I seek to understand the relationships between the musculoskeletal morphology of terrestrial vertebrate animals (including humans) and the biomechanics and neural control of locomotor performance. I address questions geared towards understanding the in-vivo dynamics of individual muscles, the influence of musculoskeletal architecture on muscle function, and the links between limb morphology, whole animal locomotor performance and habitat utilization. Using a comparative approach, I integrate a number of research techniques including in-vivo muscle-tendon measurements, musculoskeletal modeling and computer simulation, and whole animal biomechanics to examine how animals have evolved to move and maneuver through their natural environments.
Animals live in complex habitats and in addition to steady speed locomotion they must perform a variety of non-steady locomotor tasks. For example, the ability to change speed quickly, turn or jump can have direct implications for evolutionary success. The mechanical demands of such tasks can differ greatly and the musculoskeletal system must be able to meet these demands. I ask research questions such as: How do individual muscles contribute to different locomotor tasks? How is mechanical output modulated in limbs with different morphologies? How do habitat use and musculoskeletal specialization influence how animals modulate performance? These questions have proven challenging to answer due to the complexity of vertebrate musculoskeletal systems. Limb muscles exhibit a wide range of architectures, span one or more joints, and multiple muscles combine to produce the net force experienced by joints. My research program addresses these types of questions by examining muscle function on multiple levels from fascicle strain and tendon force, to joint mechanics, limb mechanics and ultimately whole animal performance in an ecologically and evolutionarily relevant framework. In addition to providing basic scientific knowledge about the in-vivo time varying properties of muscle tissue and the evolution of musculoskeletal systems, the results of my research have implications for understanding human musculoskeletal impairments and treatment strategies.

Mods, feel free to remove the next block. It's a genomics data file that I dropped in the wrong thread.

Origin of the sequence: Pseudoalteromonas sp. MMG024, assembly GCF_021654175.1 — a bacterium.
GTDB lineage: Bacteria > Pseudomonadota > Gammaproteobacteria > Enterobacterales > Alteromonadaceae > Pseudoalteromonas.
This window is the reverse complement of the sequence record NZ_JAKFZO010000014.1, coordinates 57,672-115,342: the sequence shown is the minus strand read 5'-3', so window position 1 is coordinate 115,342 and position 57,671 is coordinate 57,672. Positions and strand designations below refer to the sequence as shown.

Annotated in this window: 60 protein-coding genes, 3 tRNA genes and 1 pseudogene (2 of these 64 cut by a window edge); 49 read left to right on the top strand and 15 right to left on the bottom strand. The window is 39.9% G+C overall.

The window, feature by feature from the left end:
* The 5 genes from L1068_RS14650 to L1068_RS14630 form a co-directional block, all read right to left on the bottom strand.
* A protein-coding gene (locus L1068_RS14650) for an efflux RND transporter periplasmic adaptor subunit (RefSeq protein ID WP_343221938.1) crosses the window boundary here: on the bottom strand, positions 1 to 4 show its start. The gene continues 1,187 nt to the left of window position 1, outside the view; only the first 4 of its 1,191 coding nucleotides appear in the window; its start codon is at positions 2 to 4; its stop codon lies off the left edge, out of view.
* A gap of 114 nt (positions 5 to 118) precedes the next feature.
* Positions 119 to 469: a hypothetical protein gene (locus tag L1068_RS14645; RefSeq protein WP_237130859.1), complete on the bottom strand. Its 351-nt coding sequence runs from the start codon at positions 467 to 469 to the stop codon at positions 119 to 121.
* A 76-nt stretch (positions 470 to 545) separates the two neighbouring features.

My research program also explores how individuals adapt to compensate for traumatic lower limb loss. While prosthetic technologies exist that enable individuals to participate in a range of sports and even compete at elite athletic levels, relatively little research has been done to understand how the neuromuscular system adapts to these devices. By studying sprint mechanics in elite level Paralympians, my research examines the extremes of mechanical and neurological adaptation, which provides valuable insights into the limits of the neuromuscular plasticity.
X-ray video data a of desert kangaroo rat (D.deserti) hopping across a custom built force plate. Collected in collaboration with Dr. David Lee in the Laboratory of Comparative Biomechanics at UNLV. Click on the image to play the high speed video.